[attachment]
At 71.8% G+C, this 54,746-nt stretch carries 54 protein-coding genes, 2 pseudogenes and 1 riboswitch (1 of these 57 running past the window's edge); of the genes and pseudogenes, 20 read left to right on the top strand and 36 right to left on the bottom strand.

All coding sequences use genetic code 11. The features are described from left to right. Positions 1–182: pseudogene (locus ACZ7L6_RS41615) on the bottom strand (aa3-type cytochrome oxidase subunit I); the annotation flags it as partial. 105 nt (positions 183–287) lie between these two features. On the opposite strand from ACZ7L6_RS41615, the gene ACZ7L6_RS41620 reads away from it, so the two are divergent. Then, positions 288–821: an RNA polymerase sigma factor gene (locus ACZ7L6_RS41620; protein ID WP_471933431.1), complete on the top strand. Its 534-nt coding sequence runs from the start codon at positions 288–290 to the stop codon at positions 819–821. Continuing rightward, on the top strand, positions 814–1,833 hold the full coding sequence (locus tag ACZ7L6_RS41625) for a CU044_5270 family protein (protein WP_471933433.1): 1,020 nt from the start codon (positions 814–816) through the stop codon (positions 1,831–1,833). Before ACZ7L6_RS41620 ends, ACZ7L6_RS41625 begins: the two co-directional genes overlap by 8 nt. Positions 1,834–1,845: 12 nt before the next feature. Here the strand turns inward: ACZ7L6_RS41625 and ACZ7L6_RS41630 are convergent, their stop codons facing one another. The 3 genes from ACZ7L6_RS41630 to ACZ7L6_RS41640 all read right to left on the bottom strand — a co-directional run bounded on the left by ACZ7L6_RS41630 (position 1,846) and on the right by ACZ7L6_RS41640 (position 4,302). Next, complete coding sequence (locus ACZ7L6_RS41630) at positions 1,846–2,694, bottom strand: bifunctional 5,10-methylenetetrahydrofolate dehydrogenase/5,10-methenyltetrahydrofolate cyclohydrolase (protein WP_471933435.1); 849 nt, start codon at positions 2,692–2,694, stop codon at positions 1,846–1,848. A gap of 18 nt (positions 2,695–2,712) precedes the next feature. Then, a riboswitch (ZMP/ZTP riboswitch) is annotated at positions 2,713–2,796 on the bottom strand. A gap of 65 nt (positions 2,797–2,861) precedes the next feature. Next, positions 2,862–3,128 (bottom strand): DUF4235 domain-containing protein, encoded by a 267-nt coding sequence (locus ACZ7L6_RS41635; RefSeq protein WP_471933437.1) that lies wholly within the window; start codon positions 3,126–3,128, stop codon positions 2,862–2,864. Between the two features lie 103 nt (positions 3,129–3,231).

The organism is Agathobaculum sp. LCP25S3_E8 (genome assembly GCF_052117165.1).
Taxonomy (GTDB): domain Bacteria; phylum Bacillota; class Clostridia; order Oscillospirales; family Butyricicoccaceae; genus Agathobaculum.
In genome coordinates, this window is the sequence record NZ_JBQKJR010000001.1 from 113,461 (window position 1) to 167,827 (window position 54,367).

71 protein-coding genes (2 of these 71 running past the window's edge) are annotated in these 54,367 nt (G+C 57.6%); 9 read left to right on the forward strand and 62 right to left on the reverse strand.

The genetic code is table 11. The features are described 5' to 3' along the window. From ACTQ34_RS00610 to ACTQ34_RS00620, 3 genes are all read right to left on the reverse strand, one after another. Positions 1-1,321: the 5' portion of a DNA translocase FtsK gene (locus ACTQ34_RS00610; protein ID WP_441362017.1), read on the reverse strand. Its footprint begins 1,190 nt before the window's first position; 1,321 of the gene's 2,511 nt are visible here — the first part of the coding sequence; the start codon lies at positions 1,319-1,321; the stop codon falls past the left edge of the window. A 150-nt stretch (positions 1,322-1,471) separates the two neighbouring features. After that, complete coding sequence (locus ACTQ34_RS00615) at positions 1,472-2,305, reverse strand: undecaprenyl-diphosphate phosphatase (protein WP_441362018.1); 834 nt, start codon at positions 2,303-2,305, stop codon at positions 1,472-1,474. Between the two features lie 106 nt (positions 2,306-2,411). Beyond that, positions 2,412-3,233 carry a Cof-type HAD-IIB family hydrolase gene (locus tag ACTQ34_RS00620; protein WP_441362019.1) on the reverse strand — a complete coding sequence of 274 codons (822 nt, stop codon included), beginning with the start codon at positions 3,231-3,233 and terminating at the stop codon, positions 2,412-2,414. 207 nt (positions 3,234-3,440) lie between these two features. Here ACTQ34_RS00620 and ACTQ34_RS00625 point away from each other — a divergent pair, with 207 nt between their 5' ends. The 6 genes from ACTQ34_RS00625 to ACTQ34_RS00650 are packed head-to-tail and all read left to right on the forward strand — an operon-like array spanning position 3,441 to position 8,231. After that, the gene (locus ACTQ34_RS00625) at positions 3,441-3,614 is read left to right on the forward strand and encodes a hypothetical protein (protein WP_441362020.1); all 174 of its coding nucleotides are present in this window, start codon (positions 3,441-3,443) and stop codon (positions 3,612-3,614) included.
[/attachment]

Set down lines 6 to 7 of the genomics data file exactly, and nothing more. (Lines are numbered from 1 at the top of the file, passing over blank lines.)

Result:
71 protein-coding genes (2 of these 71 running past the window's edge) are annotated in these 54,367 nt (G+C 57.6%); 9 read left to right on the forward strand and 62 right to left on the reverse strand.

The genetic code is table 11. The features are described 5' to 3' along the window. From ACTQ34_RS00610 to ACTQ34_RS00620, 3 genes are all read right to left on the reverse strand, one after another. Positions 1-1,321: the 5' portion of a DNA translocase FtsK gene (locus ACTQ34_RS00610; protein ID WP_441362017.1), read on the reverse strand. Its footprint begins 1,190 nt before the window's first position; 1,321 of the gene's 2,511 nt are visible here — the first part of the coding sequence; the start codon lies at positions 1,319-1,321; the stop codon falls past the left edge of the window. A 150-nt stretch (positions 1,322-1,471) separates the two neighbouring features. After that, complete coding sequence (locus ACTQ34_RS00615) at positions 1,472-2,305, reverse strand: undecaprenyl-diphosphate phosphatase (protein WP_441362018.1); 834 nt, start codon at positions 2,303-2,305, stop codon at positions 1,472-1,474. Between the two features lie 106 nt (positions 2,306-2,411). Beyond that, positions 2,412-3,233 carry a Cof-type HAD-IIB family hydrolase gene (locus tag ACTQ34_RS00620; protein WP_441362019.1) on the reverse strand — a complete coding sequence of 274 codons (822 nt, stop codon included), beginning with the start codon at positions 3,231-3,233 and terminating at the stop codon, positions 2,412-2,414. 207 nt (positions 3,234-3,440) lie between these two features. Here ACTQ34_RS00620 and ACTQ34_RS00625 point away from each other — a divergent pair, with 207 nt between their 5' ends. The 6 genes from ACTQ34_RS00625 to ACTQ34_RS00650 are packed head-to-tail and all read left to right on the forward strand — an operon-like array spanning position 3,441 to position 8,231. After that, the gene (locus ACTQ34_RS00625) at positions 3,441-3,614 is read left to right on the forward strand and encodes a hypothetical protein (protein WP_441362020.1); all 174 of its coding nucleotides are present in this window, start codon (positions 3,441-3,443) and stop codon (positions 3,612-3,614) included.